Allen: Defense ‘is going to be amazing’

Atlanta Falcons secondary coach Marquand Manuel talks to safety Ricardo Allen (37) during an NFC Championship NFL game against the Green Bay Packers on Sunday, January 22, 2017. The Falcons defeated the Packers 44-21. (Kevin Terrell via AP)
Caption
Atlanta Falcons secondary coach Marquand Manuel talks to safety Ricardo Allen (37) during an NFC Championship NFL game against the Green Bay Packers on Sunday, January 22, 2017. The Falcons defeated the Packers 44-21. (Kevin Terrell via AP)

Kicked to the curb just three years ago, Falcons free safety Ricardo Allen has successfully made the transition from cornerback to free safety and is now an entrenched NFL starter.

He played 1,101 defensive snaps (99.1 percent), most on the team last season, in just his second year at free safety. Drafted as a cornerback in the fifth-round of the 2014 draft out of Purdue, Allen was cut and then made his way back up to roster through the practice squad.

Critical to his transformation was the arrival of coach Dan Quinn, who converted him to free safety. The position had been a black hole on the defense since Thomas DeCoud slipped from Pro Bowl status after the 2012 season.

The free safety in the Falcons defense is required to cover a lot of ground and, if things go wrong as they sometimes do, he’s the last line of defense.

With Allen’s improved play last season, the Falcons made some strides. But he knows there’s more work ahead for him and the unit when they report for training camp on July 26.

“We go from a year where we had so many people on our defense who played one or two years in this defense or in the NFL in general,” Allen told the The Atlanta Journal-Constitution during last week’s minicamp. “It just comes with the experience and with more reps.

“I feel like we are going to be so much more faster and explosive as a defense.”

Allen started all 19 games and made 104 tackles, had five pass breakups and four interceptions. He cut down his missed tackles total from 19 to 11. He has followed that up with a strong offseason.

“Ricardo is playing out of his mind,” defensive coordinator Marquand Manuel said.

The Falcons started second-year players linebacker Vic Beasley, defensive tackle Grady Jarrett and cornerback Jalen Collins in the Super Bowl. Allen was also just in his second year as a free safety.

Rookie safety Keanu Neal, and linebackers Deion Jones and Devonte Campbell also started the Super Bowl.

The unit understandably stumbled about at times last season while showing flashes of toughness and guile. The Falcons were plus-11 in the turnover ratio, which was tied for fourth-most in the league.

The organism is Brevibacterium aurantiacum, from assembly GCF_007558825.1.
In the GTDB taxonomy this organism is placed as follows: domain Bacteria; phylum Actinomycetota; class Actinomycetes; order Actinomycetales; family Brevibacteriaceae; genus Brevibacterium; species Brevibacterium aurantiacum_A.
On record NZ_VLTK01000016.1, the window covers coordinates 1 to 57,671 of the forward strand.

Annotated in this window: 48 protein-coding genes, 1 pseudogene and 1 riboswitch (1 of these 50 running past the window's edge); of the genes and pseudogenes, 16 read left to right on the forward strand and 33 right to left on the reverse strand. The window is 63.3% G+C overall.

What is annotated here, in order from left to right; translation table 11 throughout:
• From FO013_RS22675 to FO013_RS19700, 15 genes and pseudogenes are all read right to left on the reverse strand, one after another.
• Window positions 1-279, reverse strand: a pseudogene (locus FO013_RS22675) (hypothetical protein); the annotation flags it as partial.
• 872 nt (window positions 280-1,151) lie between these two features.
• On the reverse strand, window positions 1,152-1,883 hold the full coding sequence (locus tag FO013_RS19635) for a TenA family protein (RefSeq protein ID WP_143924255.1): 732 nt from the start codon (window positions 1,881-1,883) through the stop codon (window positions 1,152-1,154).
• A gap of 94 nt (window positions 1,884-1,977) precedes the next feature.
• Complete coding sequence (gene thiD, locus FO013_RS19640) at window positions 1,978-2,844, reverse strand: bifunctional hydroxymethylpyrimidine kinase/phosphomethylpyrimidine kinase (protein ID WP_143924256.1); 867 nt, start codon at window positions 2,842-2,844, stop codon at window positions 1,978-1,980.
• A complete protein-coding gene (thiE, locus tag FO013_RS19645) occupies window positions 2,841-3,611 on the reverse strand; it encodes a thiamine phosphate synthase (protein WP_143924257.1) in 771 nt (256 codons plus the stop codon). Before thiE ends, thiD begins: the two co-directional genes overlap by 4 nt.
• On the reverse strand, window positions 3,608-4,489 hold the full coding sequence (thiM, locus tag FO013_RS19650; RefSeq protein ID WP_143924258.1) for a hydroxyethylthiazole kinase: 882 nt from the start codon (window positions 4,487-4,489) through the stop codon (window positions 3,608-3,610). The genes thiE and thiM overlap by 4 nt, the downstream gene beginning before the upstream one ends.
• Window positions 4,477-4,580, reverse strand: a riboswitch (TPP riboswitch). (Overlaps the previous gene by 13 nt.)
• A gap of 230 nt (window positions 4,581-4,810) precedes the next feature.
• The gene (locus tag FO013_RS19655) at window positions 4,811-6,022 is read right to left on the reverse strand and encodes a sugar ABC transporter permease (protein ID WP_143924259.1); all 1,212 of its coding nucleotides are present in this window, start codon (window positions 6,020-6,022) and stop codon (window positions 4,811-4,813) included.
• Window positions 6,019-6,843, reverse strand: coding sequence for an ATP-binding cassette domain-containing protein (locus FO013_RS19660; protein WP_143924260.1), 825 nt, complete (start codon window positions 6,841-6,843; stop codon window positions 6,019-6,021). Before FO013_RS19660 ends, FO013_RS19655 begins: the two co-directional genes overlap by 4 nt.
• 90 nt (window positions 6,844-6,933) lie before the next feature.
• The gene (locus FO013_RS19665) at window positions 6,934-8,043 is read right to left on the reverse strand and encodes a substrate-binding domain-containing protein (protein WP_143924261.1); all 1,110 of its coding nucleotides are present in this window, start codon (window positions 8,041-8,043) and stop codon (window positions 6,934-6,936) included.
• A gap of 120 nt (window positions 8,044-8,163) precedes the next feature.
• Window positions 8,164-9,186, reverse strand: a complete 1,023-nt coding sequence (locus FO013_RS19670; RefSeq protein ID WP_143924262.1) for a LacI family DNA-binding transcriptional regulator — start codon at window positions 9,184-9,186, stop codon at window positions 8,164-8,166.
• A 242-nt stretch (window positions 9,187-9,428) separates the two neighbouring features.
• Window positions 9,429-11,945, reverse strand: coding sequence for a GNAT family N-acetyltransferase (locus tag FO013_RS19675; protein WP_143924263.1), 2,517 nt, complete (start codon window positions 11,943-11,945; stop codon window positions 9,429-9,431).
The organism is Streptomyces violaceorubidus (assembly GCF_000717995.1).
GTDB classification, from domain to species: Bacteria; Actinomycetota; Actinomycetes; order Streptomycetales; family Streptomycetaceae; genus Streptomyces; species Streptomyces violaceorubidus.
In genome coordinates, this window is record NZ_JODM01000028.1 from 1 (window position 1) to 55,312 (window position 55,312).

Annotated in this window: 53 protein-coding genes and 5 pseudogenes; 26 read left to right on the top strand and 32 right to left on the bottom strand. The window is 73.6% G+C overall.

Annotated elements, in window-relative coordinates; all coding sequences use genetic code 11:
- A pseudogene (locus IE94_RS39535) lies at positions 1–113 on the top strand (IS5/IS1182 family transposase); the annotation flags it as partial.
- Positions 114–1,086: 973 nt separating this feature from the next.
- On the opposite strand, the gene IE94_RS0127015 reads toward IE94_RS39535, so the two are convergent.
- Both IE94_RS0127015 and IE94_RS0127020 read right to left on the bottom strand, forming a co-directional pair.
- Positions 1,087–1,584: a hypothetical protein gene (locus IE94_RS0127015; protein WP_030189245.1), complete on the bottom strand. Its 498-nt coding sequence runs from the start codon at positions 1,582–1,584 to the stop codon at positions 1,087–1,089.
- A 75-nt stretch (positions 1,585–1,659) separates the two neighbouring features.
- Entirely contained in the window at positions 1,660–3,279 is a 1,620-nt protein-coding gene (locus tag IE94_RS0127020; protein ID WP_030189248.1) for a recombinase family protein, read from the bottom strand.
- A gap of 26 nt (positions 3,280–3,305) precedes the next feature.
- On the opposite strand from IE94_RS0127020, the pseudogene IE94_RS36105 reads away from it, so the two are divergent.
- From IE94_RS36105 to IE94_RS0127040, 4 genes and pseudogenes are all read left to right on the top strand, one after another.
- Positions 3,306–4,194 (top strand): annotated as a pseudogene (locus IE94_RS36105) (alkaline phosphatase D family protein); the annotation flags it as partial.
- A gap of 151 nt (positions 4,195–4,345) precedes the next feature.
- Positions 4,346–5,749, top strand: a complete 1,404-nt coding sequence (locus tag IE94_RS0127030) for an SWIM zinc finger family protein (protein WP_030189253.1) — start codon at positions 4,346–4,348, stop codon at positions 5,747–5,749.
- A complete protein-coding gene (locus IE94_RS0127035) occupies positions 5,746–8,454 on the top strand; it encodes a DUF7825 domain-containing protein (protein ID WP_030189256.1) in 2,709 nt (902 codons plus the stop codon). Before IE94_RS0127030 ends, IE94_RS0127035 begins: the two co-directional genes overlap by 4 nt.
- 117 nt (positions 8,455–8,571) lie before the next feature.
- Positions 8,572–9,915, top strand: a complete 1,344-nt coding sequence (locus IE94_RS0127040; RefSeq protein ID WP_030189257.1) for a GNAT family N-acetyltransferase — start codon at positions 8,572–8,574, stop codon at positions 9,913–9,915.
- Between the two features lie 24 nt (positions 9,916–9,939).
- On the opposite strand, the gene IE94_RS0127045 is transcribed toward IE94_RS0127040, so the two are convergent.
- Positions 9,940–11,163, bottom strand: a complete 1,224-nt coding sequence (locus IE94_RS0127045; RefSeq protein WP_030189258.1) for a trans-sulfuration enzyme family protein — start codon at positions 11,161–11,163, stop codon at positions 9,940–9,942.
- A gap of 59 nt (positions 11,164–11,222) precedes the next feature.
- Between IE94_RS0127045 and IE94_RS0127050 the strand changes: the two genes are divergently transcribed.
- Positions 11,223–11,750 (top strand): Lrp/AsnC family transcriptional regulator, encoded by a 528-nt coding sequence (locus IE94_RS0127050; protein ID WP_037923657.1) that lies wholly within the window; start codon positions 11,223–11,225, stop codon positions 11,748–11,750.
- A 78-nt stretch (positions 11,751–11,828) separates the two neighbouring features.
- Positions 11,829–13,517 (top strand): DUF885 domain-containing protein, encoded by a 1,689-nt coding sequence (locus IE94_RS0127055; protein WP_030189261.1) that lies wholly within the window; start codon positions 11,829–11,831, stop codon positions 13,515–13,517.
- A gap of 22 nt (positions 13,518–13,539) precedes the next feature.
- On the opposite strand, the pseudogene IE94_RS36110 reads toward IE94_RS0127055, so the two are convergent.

The defense had 12 interceptions and 10 forced fumbles.

However, the rest of the numbers were sub-standard. They ranked 26th in rushing yards per play (4.52 yards), 28th in passing yards per game (266.7), 26th in sacks per pass attempts (5.19), tied for 29th in first downs per game (22.4), 26th in third-down conversion percentage (41.78), 32nd in red-zone percentage (72.73) and 27th in points allowed (25.4).

Too much youth?

“That was a lot of it,” Allen said. “You are kind of learning on the run. You are learning while you’re going through the trials and tribulations and stuff like that.”

With those lessons learned, Allen believes the defense will make a big leap in 2017.

“This year, it’s more of we know what we are going to see,” Allen said. “We know that we’ve seen it all. We were blessed enough to play later than a lot of people, so we’ve got a couple more games than a lot of people. It’s going to be amazing. It’s going to be really good.”

Allen is not deterred by the fact that NFC South teams spent major resources stockpiling offensive weapons.

Tampa Bay added wide receiver DeSean Jackson in free agency and drafted Alabama tight end O.J. Howard in the first round.

New Orleans signed seven-time Pro Bowl running back Adrian Peterson, drafted running back Alvin Kamara and signed wide receiver Ted Ginn, a deep threat.

Carolina added running back Christian McCaffrey and wide receiver Curtis Samuel in the draft.

“It’s always going to something,” Allen said. “ Every year, no matter what, you’re going against some of the best quarterbacks in the league, best running backs in the league and some of the best wide receivers and tight ends. Every offense in this (division) can easily score 28 points a game. As a defense, we have to take that as a challenge.”

Allen believes the defense has a secret weapon.

“We go against the best offense in the league every day,” Allen said. “Therefore we have to come out here and try to improve ourselves in practice and that will make the games easier. I typically don’t worry about what other people are doing, but we’ve got plenty of weapons over here that we’ve got to worry about in practice every day.

“If we can take care of what we have to take care of in practice and go against Julio (Jones), Matt (Ryan), (Taylor) Gabriel, (Mohamed) Sanu, (Devonta) Freeman, (Tevin) Coleman and the fullback and all of the tight ends that we’ve got, we shouldn’t have any problems matching up with anybody when it comes to game time.”

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